Yep...most people just want SHARP results. ;)
 

Halfmoon

Senior Member
Feb 26, 2005
4,590
6
0
Hougang, Singapore.
#11
trigger_lim said:
This is my 1st time shooting for a wedding on 19 May at Klang. It my friend's brother's wedding. Currently using Nikon F65 lens kit.

Will it affect my shooting at night, due to lack of external flash? Thinking of renting a back-up camera and flash, but don know where to rent it? Anyone know where to rent? Can help me? :cry:

Will be grateful to those whose help me.. Thanx 1st..
GET A FLASH AT LEAST!!!! Important....

Read more wedding photo mag before doing it, and be more familar with your camera, or find out where they holding the dinner, and go down one evening to test shoot one whole roll...... it would be better if your lens have 28mm.....

If they know you have little expereince, they should be ready to accept the end results, and the least you should do is to try your best. BUT HAVE EXTERNAL FLASH!!!

I shot 4-5 ROM and 1 wedding for friends before, and screwed up one due to under exposure and too dim lighting..... Was using negative, and they managed to salvage it..... using software... luckily....

For indoor, can consider UP the EV by +1/2 or +1......
 

espn

Deregistered
Dec 20, 2002
21,905
0
0
Planet Nikon
#12
Halfmoon said:
I shot 4-5 ROM and 1 wedding for friends before, and screwed up one due to under exposure and too dim lighting..... Was using negative, and they managed to salvage it..... using software... luckily....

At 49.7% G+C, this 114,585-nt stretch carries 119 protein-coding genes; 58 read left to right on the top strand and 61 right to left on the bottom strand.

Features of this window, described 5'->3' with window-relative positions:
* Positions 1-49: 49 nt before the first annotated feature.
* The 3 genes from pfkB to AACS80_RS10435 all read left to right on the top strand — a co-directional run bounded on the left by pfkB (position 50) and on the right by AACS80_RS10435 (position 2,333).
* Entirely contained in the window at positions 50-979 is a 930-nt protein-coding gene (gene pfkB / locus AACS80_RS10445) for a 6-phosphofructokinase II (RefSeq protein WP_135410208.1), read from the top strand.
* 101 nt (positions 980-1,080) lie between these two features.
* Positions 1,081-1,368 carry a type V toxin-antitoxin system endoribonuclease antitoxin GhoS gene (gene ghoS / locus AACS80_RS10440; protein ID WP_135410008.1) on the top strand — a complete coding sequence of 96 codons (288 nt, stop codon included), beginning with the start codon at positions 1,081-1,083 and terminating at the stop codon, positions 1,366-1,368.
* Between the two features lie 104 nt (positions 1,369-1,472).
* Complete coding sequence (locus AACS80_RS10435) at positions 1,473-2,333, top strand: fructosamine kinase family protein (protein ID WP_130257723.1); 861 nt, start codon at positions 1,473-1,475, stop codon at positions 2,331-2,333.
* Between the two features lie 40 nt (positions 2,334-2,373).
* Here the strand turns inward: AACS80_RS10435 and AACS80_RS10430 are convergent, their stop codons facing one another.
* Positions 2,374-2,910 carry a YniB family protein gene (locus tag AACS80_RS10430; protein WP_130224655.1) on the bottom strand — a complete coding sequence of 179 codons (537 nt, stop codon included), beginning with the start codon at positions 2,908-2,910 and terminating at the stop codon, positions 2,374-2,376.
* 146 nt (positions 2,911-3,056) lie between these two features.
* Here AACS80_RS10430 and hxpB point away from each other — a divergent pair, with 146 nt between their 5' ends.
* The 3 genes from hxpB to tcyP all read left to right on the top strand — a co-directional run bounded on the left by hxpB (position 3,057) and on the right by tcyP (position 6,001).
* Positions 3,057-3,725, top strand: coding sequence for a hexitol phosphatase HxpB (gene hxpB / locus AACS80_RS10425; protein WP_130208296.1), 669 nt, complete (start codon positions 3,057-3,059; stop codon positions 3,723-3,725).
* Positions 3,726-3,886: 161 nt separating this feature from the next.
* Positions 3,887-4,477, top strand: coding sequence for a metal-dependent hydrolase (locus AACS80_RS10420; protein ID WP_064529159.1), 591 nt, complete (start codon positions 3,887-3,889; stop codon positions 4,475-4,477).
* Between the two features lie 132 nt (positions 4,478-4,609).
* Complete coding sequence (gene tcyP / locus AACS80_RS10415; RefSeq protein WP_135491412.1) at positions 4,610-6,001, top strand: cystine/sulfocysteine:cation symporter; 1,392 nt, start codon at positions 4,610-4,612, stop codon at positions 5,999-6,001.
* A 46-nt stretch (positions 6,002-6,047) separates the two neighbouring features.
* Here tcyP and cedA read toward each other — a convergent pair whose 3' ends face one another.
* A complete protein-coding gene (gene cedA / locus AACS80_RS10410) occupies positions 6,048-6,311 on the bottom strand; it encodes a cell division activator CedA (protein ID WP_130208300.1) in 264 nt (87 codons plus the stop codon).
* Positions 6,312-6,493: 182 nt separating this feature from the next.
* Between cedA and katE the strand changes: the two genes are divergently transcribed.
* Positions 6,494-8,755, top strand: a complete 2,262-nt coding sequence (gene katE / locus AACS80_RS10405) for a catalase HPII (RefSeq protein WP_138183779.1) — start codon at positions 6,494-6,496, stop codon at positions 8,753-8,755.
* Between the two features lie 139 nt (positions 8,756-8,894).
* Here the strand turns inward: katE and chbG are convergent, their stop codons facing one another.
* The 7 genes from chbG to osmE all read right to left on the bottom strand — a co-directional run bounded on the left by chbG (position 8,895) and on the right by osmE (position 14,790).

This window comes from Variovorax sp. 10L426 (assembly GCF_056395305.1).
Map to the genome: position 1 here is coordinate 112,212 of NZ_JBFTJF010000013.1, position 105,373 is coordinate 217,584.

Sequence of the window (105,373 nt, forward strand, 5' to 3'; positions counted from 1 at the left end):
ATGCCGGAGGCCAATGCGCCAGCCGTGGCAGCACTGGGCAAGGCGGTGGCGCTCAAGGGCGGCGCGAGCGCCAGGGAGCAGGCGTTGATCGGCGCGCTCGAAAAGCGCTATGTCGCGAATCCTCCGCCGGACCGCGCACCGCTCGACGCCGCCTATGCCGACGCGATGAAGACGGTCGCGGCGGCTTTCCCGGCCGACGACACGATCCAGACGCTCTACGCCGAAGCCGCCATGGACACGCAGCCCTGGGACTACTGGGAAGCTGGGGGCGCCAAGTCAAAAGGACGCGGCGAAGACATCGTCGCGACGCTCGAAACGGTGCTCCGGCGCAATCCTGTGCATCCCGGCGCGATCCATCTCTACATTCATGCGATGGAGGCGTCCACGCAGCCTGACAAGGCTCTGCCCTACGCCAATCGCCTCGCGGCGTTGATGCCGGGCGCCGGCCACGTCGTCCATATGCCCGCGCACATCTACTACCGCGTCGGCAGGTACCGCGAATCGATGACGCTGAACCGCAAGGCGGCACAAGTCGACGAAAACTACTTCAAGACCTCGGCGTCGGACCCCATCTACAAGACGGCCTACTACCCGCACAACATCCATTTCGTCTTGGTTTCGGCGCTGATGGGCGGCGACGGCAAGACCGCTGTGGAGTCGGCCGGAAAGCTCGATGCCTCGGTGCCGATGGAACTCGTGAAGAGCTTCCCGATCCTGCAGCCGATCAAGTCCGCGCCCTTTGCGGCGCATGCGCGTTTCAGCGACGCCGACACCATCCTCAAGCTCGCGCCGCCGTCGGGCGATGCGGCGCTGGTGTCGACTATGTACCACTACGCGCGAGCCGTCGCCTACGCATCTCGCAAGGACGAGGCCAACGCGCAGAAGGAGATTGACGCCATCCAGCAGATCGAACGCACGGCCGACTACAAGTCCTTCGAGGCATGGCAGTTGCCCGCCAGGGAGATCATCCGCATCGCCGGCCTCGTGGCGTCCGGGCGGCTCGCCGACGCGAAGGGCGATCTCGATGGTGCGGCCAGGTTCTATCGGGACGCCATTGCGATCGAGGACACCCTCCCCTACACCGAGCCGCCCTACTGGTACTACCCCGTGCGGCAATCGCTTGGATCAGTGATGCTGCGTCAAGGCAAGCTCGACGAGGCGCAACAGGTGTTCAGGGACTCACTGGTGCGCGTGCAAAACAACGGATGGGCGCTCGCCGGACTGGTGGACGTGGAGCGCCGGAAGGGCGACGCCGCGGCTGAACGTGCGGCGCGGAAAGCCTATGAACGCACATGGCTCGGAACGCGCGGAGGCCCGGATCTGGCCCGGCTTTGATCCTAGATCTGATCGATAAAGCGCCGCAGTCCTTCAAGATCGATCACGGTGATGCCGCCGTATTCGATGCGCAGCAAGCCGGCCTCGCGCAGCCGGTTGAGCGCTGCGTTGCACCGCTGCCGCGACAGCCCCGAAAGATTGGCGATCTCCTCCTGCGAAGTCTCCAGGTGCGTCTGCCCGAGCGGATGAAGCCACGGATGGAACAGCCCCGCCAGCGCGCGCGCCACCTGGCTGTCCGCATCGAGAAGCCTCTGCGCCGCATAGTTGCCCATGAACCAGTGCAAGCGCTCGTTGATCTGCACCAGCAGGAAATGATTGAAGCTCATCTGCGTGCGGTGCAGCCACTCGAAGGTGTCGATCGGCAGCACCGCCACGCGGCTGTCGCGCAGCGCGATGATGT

Can elaborate? I'm kinda interested.



Halfmoon said:
For indoor, can consider UP the EV by +1/2 or +1......
What will this setting do for indoors?
 

#13
:D Thanx alot guys... Can't manage to borrow a flash and had told my friend tat it my 1st time shooting for a wedding. But she said tat her brother don mind at all, cos they don't intend to hire a pro and wanted to do the shooting themselves.

Since i cant get a external flash, mayb i ll juz buy some 800 films. Anyone noe where to get them and how much it cost? :sweat:
 

espn

Deregistered
Dec 20, 2002
21,905
0
0
Planet Nikon
#14
800 is still pretty limited for night shots, so I still advise otherwise, but if you can couple it with a fast glass like 1.8 might work still. :)